In This Issue
Branded pet food brings instant results for independent retailers
How to create your own branded pet food
The Company of Animals acquires Pet Head
HOWND wins prestigious SCOOT Headline Award
Natures Menu aims to transform natural pet food sections
Supreme's Rabbit Revolution flies the flag on welfare
Podgy pets battling to become UK’s ‘biggest loser’
Great response from new firms entering PetQuip Awards
Ancol supports opening of Birmingham Dogs Home centre
Get your own copy of Pet Trade Xtra
Councils still failing to use the latest advice on pet shop inspections
New products in Premium Country Hunter Range
New chair announced for British Dog Groomers' Association
Dog Rocks attending Interzoo 2016
Brits splash the cash on pets but forget about grooming
Burgess Pet Care strengthens nutritional expertise
Cooling Corner for hot dogs from Easidri
Equerry Horse Feeds hit the spot at Bolesworth
The airport with a special toilet for pets
Pet shop given the okay by Environmental Health officials
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Councils still failing to use the latest advice on pet shop inspections
Barely half of councils which licence pet shops are using the most up-to-date advice on how to do this, according to a new report from the Ornamental Aquatic Trade Association.

During a Freedom of Information request to nearly 400 councils, OATA found at least one did not seem to be aware they were the licensing authority for pet shops in their area after subcontracting out the actual inspection process. The council also had no idea what standards are used by the inspectors it paid to licence the shops it was responsible for.

And OATA’s report has shown there is a growing trend for licences to be granted to private dwellings, despite about a third of councils carrying out no checks on these home-based businesses to see if they had the relevant planning consents, were registered for business rates and had public liability insurance.  

“Councils have the important responsibility of ensuring animal health and welfare through these inspections. Yet again we find too many are using outdated advice and there are too many different types of staff doing those inspections without adequate training,” said Chief Executive Keith Davenport.

“Two years ago we found that two-thirds of councils were not using the 2013 Model Guidelines for Pet Vending Licensing issued by the Chartered Institute of Environmental Health. I suppose it’s good to see more councils are using them but it’s hardly what I would call great progress in two years.

“We’ve also noticed a trend away from using Environmental Health Officers to ‘other’ types of inspectors. And equally worrying, about a third of councils said these inspectors had received no specialist training to enable them to licence pet shops.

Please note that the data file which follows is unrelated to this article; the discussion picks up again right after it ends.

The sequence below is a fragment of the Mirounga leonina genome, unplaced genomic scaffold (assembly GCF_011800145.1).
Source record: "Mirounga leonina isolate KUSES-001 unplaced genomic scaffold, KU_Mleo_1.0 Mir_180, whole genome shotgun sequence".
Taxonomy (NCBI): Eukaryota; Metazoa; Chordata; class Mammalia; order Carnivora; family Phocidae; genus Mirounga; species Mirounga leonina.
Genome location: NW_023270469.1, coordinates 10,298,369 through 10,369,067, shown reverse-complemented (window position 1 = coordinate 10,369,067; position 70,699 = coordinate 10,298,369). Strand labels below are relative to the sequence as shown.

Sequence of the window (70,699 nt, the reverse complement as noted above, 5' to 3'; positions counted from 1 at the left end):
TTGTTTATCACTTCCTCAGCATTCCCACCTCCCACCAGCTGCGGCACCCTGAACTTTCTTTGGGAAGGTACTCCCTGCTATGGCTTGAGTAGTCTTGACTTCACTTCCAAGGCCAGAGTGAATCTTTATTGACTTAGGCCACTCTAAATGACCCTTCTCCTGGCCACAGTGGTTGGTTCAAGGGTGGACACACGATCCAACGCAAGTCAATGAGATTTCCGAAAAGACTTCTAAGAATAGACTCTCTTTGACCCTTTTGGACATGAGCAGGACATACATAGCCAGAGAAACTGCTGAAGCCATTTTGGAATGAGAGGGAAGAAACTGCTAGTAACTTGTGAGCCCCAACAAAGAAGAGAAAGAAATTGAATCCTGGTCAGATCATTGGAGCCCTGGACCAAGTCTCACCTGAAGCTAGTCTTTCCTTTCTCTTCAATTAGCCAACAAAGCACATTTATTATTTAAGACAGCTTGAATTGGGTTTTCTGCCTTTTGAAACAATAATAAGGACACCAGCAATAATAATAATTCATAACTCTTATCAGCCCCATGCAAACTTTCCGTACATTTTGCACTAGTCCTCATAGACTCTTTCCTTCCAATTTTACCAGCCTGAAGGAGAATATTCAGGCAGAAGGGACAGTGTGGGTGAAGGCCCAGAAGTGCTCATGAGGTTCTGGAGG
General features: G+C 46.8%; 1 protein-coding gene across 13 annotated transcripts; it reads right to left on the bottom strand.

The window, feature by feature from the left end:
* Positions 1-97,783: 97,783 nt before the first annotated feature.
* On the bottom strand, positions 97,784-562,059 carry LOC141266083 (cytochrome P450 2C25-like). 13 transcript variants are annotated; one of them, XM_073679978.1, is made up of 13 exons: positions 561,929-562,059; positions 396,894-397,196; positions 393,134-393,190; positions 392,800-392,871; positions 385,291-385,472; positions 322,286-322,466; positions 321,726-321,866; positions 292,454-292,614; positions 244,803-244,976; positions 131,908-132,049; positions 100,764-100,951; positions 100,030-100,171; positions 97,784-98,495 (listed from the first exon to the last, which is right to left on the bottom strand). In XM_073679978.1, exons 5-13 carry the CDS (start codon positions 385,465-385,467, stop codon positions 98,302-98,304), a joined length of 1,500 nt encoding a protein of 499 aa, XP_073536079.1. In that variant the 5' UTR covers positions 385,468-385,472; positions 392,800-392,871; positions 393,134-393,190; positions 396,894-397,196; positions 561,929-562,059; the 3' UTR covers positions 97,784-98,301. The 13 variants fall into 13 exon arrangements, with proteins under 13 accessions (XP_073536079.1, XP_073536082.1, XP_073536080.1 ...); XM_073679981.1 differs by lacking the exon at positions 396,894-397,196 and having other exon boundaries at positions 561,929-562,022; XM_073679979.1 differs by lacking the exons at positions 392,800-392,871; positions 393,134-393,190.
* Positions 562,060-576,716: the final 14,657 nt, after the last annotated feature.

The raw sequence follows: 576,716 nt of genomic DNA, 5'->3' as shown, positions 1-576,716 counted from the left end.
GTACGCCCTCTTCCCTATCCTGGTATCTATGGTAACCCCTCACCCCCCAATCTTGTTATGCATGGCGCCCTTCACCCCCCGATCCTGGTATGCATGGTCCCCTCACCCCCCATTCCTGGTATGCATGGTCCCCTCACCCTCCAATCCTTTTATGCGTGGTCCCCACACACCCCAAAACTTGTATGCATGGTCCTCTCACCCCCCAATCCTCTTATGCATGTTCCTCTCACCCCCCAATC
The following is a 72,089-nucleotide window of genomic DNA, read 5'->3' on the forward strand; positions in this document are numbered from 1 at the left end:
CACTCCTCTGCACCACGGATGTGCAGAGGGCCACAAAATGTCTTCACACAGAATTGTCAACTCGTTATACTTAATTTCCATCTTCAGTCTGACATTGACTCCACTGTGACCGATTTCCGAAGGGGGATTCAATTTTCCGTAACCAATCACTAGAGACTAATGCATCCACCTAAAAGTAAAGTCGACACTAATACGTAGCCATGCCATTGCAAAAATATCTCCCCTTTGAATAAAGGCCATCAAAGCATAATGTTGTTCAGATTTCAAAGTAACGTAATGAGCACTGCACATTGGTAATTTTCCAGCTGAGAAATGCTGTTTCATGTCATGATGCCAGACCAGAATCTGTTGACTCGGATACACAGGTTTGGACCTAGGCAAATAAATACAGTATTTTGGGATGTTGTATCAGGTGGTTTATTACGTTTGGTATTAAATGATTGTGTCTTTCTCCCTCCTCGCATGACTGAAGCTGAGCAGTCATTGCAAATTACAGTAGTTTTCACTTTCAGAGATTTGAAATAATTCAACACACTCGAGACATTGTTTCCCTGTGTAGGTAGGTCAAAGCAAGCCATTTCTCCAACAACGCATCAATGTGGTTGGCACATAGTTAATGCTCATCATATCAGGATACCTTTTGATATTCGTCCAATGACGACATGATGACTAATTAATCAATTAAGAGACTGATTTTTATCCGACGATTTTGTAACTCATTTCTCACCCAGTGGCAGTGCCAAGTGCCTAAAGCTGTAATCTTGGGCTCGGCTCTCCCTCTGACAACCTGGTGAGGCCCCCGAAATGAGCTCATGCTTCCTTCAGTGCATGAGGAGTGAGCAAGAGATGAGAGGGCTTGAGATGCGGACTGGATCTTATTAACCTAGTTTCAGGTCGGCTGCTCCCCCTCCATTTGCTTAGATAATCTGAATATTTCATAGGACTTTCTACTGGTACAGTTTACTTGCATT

“We also see a small but growing trend of granting pet shop licences to private dwellings. We know from our members that this ‘informal economy’ can hurt bonafide businesses which contribute to the national economy through tax, national insurance, rates and business expenses that these casual enterprises may avoid.

“I believe this report is yet more evidence for the points we made in our joint submission with PIF and REPTA to DEFRA’s animal establishments licensing consultation. In that, we advocated for a new approach that ensures greater consistency in the application of guidelines and higher standards of inspector. We’ll be reinforcing these views to both DEFRA and the Environment, Food and Rural Affairs committee when we send them this report.”

The FOI request was sent to 391 councils and 71% replied. The key findings are:
  • There are in excess of 3,000 licensed pet shops in the UK and nearly 80% of pet shops are licensed to sell fish
  • 6% of all licensed pet shops are in private dwellings  
  • Barely half of councils have adopted the CIEH Pet Vending Guidelines 2013 (the most recent available). 23 councils rely on the Pet Animals Act 1951  
  • Annual charges for pet shop licence renewals are highly variable (the lowest fee is £20 while the highest is £502. The average fee is £144.80)  
  • Licensing visits are undertaken by a wide variety of council officers, not all of whom have received relevant training
  • Only 13 councils determine frequency of licensing visits through a risk assessment. Over 90% visit annually at least
  • Approximately 38% of councils do not check within their office for any required planning consents or registration for business rates when licensing pet shops.  
The full report is available at
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